Philips BDM4037UW curved ‘4K’ UHD VA monitor
The Philips BDM4065UC and BDM4350UC are screens for those who like them big, glossy and with plenty of pixels. Aside from the slight size difference, the panel type really sets these models apart with the older model being VA (Vertical Alignment) and the newer model having an IPS (In Plane Switching) type screen. The newer model also introduced a ‘flicker-free’ backlight, which many users welcomed. The Philips BDM4037UW is a new ‘flicker-free’ 40” UHD model, featuring a curved VA panel. The curve on this one is 3000R, which is fairly gentle. For the sake of comparison, it’s closer to the curvature of the initial curved UltraWide screens (~3800R) than the newer models (~1800R). It should provide a more comfortable and slightly more engrossing viewing experience without feeling unnatural in any way. The large curved screen is housed by a rather stylish enclosure with what appears to be a brushed metal-effect light silver to white slender bezel around the screen. The stand has a crescent-like foot. It certainly looks less ‘TV-like’ than the previous BDM models.
The monitor features a 40” ‘4K’ UHD (3860 x 2160) VA panel, with a 3000R curve as mentioned previously. This will almost certainly be a TPV panel, one which we believe is purpose-built for monitors rather than TVs this time around. This is accompanied by a 60Hz refresh rate, 4000:1 static contrast ratio and specified viewing angles of 178°/178°. The screen surface is similar to the older models – very low haze (3-4%), essentially glossy. 10-bit colour is supported by way of 8-bits per subpixel plus 2-bit FRC dithering. A flicker-free (DC dimming not PWM) WLED backlight is employed which offers 85% NTSC gamut coverage. This means it is not a ‘wide gamut’ model in the traditional sense as it will only cover the sRGB colour space, but will do so comprehensively with some over-extension. This is an increase over the older models where a 68-72% NTSC gamut was specified, so you can expect a bit of extra vibrancy. Not that the older models were really lacking in that respect.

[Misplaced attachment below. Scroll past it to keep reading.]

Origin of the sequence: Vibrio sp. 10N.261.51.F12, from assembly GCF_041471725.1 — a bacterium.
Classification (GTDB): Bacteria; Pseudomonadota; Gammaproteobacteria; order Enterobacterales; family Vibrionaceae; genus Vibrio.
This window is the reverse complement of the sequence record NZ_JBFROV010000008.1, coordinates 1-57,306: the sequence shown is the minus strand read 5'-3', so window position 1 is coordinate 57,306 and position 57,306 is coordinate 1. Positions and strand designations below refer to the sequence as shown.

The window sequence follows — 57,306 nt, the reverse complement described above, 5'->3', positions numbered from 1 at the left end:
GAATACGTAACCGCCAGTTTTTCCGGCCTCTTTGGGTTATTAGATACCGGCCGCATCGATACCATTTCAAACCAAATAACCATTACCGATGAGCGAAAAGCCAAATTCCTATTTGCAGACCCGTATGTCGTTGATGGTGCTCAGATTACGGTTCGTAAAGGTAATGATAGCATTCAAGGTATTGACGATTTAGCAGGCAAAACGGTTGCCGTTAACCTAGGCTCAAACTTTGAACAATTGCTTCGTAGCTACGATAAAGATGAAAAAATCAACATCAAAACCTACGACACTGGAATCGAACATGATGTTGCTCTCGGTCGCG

A 4ms grey to grey response time is specified, which should of course be taken with a pinch of salt given the panel type. PiP and PbP (4-way) also features. The rear of the monitor is equally smart and again looks more like a monitor than TV this time. It appears to have a brushed metal texture at the top and glossy white plastic at the bottom, with a range of ports and 100 x 100mm VESA holes for alternative mounting. The ports include; AC power input (internal power converter), 1 HDMI 2.0 port (with MHL), 1 HDMI 1.4 port (with MHL), 2 DP 1.2 inputs, VGA, 3.5mm audio input and 3.5mm headphone jack. There are also two integrated 5W speakers, with grills for these visible towards the bottom. From this angle you can also see a joystick (JOG button) that is used to control the OSD (On Screen Display) at the far left of the picture. There is a Kensington security slot at the far right.
Further information on this model can be found on the manufacturer’s website. The monitor will be available in the UK very shortly, with initial availability at £599. Broader availability is expected in the UK and other regions in the coming weeks and months. We will be reviewing this model in the very near future.